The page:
There is an adoption concept I struggle with.
There is a saying - I am not sure who said it - that I want to address today. My thoughts are a little muddled so you'll just have to struggle through with me. Here is the quote:
"Adoptive parents, their child, and their child's birth parents do, indeed, have a shared fate. Had any of them had their first choice in life, they would not be together in the adoption triangle."
Is this true?
Part of me says, "Yes, it is technically accurate."
And part of me says, "No, because this makes adoption sound second best. Like a consolation prize. And I have NEVER felt that way."
I guess what hangs me up in the quote is the word "choice." It's like saying if I had my first choice in life, I would not be an adoptive mother.
Even as a child, I played and fantasized about adopting children. Maybe it was because I adored the movie Annie, but I imagined going to an orphanage and picking out a child. (I know, it sounds so inhuman, but that's how five-year-old girls play.)
The concept of adoption was never a problem for me.
I always assumed I would have biological children. I often imagined having a brood of biological and adopted children.
And when Justin and I got married and decided to start a family, we thought we would have a biological child. It was "normal" (not saying that adoption is abnormal, but that biological families, as the vast majority, are the norm).
So yes...having a biological child was my first inclination.
And now for the other side of the coin...
Having a biological child was just an assumption. It was never a driving desire or need for me. Some people who struggle with infertility have to try every procedure under the sun before considering adoption. I didn't. I chose adoption over IVF, sperm donors, egg donors, childlessness, surrogacy, and other things. It may not have been my initial assumption on how to build a family, but it certainly wasn't my last choice or a consolation prize.
And another defense I have, first choices aren't always the best choices. My first celebrity crush when I was little was Hulk Hogan. Seriously. Hulk Hogan. If I had my first choice of a husband, it would've been him. Can you imagine???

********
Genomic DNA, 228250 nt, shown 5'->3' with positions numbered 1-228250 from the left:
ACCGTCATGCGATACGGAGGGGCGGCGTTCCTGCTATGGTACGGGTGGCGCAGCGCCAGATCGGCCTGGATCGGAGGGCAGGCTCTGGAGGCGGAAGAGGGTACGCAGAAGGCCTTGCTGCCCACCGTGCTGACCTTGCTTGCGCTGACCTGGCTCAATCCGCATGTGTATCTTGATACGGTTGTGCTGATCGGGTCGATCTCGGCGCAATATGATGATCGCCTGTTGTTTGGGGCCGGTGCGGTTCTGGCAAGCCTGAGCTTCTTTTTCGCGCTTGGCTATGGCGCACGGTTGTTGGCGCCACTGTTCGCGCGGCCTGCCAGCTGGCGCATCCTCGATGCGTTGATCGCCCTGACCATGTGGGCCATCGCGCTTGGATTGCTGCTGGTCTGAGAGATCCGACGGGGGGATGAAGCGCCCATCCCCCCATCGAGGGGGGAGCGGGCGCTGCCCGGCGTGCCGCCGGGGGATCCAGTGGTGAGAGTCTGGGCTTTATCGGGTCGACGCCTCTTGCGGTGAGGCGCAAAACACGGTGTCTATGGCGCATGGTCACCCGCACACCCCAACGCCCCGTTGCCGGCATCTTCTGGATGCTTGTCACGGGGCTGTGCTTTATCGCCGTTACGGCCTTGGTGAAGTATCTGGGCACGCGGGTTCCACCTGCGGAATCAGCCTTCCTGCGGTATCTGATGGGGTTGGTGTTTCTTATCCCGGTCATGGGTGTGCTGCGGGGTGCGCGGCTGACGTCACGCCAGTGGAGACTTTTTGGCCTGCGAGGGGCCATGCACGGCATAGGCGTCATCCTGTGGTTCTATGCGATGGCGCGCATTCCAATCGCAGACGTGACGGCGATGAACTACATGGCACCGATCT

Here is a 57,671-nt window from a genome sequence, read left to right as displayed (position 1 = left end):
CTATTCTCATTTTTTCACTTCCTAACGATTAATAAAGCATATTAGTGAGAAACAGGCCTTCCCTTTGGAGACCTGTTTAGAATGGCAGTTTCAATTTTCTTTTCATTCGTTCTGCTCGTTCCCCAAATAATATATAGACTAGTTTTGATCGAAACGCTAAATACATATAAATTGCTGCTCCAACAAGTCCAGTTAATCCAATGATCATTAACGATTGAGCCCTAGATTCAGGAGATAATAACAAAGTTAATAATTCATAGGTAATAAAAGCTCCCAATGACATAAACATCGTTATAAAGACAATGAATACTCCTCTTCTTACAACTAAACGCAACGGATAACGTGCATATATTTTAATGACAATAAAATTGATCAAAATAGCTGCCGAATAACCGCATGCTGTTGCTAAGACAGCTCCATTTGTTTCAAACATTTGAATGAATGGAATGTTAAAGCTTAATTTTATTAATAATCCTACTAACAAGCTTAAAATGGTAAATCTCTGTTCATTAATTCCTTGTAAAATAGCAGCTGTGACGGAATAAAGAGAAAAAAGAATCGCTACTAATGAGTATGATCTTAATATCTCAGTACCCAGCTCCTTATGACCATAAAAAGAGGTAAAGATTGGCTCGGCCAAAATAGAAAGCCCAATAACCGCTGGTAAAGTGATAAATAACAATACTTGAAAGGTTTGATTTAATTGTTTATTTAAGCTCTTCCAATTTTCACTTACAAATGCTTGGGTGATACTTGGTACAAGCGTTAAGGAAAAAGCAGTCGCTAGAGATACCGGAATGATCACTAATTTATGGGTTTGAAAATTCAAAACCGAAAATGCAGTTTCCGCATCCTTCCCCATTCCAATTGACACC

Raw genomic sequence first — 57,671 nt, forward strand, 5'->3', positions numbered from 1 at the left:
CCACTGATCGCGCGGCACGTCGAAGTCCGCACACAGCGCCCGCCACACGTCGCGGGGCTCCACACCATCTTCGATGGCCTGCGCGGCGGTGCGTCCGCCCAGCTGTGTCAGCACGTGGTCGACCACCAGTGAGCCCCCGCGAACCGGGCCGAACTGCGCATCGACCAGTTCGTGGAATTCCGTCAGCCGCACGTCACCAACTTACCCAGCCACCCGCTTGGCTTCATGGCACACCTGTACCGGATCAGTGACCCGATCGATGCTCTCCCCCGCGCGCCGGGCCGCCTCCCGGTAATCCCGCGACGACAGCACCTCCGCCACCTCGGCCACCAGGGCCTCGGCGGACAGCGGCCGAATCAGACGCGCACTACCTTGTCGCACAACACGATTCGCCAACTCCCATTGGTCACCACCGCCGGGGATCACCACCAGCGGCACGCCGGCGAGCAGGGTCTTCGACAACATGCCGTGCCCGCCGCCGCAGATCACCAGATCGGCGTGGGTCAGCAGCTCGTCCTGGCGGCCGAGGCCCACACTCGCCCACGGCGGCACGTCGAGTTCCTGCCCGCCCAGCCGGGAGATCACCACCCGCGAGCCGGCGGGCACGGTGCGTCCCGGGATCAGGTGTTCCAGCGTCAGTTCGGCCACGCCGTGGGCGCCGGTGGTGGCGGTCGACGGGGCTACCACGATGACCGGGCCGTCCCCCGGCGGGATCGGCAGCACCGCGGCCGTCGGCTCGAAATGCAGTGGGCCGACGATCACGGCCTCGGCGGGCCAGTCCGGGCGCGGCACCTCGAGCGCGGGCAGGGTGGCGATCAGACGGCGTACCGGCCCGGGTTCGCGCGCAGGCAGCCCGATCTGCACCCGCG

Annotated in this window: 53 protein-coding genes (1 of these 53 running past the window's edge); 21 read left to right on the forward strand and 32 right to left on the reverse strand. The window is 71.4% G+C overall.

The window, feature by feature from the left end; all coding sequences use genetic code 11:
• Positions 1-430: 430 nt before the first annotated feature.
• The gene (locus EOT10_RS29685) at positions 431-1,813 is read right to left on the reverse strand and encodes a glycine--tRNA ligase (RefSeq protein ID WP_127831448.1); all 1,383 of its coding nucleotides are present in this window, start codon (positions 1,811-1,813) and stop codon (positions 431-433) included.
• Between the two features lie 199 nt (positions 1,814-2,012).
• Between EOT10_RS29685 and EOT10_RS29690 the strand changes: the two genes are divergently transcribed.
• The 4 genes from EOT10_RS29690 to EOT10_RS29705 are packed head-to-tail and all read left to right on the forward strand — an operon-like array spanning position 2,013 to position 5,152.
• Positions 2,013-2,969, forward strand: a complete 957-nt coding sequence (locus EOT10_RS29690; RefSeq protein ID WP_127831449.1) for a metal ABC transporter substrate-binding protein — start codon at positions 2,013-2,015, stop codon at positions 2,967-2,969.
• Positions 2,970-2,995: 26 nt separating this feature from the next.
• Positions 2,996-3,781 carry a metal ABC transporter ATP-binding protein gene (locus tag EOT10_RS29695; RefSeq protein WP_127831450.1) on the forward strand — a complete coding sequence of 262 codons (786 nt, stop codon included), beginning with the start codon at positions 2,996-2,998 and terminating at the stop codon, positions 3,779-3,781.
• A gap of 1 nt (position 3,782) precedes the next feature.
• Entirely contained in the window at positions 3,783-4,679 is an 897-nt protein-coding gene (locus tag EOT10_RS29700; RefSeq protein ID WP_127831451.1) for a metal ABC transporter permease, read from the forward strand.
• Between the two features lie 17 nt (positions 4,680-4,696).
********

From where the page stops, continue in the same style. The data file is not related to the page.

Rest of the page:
Last time I went car shopping, I saw an ad for a Pontiac Vibe. I researched the car a little bit and I was certain that I wanted it. I went to the dealership and test drove it. It was...okay...but it just wasn't....it. I saw this car across the lot, winking at me in the sunlight. I asked to test drive it. As soon as I sunk behind the wheel of that Chevrolet Malibu I looked at my husband in the passenger's seat and said, "This is my car." My body fit like a glove in the seat. I loved (and still love) everything about it. It was not my first choice...but it was a better choice.
One more thing...
I love how another adoption blogger Whitney put it. I will paraphrase her a little bit, but just do yourself a favor and read her whole post here.
Whitney basically says that adoption isn't plan B. Because plan A is being a mother. So she is getting to accomplish plan A through adoption. She doesn't have to adopt. She gets to adopt.
I feel exactly the same way. My first choice is to be a mother.
I am sure birth mothers and adoptees have similar arguments for this quote.
I imagine a lot of birth mothers' "first" choice would have been not to be in a crisis pregnancy at all. But now they would never want to take back the child they bore. The world is a better place with that child shining brightly in it!
And adoptees love their adoptive parents as any child loves his or her parents. As they grow older, I am sure they often wish they shared physical features and were "normal" like the other kids. But most are devoted to their families and wouldn't give them up for the world.
If I had my "first choice" I would be married to Hulk Hogan, driving a Pontiac Vibe, and birthing mulleted, singlet-clad children. I am SO GLAD I didn't get my "first choice."
But in all seriousness, my first choice has always been to be a mother.
And I have that.